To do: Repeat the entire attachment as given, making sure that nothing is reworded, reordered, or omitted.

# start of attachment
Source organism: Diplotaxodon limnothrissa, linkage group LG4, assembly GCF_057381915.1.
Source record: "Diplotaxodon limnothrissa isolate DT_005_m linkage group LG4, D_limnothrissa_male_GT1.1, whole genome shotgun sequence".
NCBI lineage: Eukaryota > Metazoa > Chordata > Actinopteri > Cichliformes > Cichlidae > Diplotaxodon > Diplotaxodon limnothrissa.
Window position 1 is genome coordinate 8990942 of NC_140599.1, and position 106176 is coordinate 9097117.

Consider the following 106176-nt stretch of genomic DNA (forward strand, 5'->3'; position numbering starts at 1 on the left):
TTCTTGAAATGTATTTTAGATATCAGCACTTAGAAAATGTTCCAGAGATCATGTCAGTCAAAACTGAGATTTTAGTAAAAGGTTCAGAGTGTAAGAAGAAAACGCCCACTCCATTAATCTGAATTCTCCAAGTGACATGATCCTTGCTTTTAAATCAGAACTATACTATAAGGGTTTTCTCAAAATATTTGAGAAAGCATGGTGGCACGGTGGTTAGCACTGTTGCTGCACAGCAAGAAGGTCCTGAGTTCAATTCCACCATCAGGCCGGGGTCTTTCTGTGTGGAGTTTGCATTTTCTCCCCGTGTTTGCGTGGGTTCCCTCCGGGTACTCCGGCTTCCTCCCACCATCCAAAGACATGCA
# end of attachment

Source organism: Diplotaxodon limnothrissa, linkage group LG4, assembly GCF_057381915.1.
Source record: "Diplotaxodon limnothrissa isolate DT_005_m linkage group LG4, D_limnothrissa_male_GT1.1, whole genome shotgun sequence".
NCBI lineage: Eukaryota > Metazoa > Chordata > Actinopteri > Cichliformes > Cichlidae > Diplotaxodon > Diplotaxodon limnothrissa.
Window position 1 is genome coordinate 8990942 of NC_140599.1, and position 106176 is coordinate 9097117.

Consider the following 106176-nt stretch of genomic DNA (forward strand, 5'->3'; position numbering starts at 1 on the left):
TTCTTGAAATGTATTTTAGATATCAGCACTTAGAAAATGTTCCAGAGATCATGTCAGTCAAAACTGAGATTTTAGTAAAAGGTTCAGAGTGTAAGAAGAAAACGCCCACTCCATTAATCTGAATTCTCCAAGTGACATGATCCTTGCTTTTAAATCAGAACTATACTATAAGGGTTTTCTCAAAATATTTGAGAAAGCATGGTGGCACGGTGGTTAGCACTGTTGCTGCACAGCAAGAAGGTCCTGAGTTCAATTCCACCATCAGGCCGGGGTCTTTCTGTGTGGAGTTTGCATTTTCTCCCCGTGTTTGCGTGGGTTCCCTCCGGGTACTCCGGCTTCCTCCCACCATCCAAAGACATGCA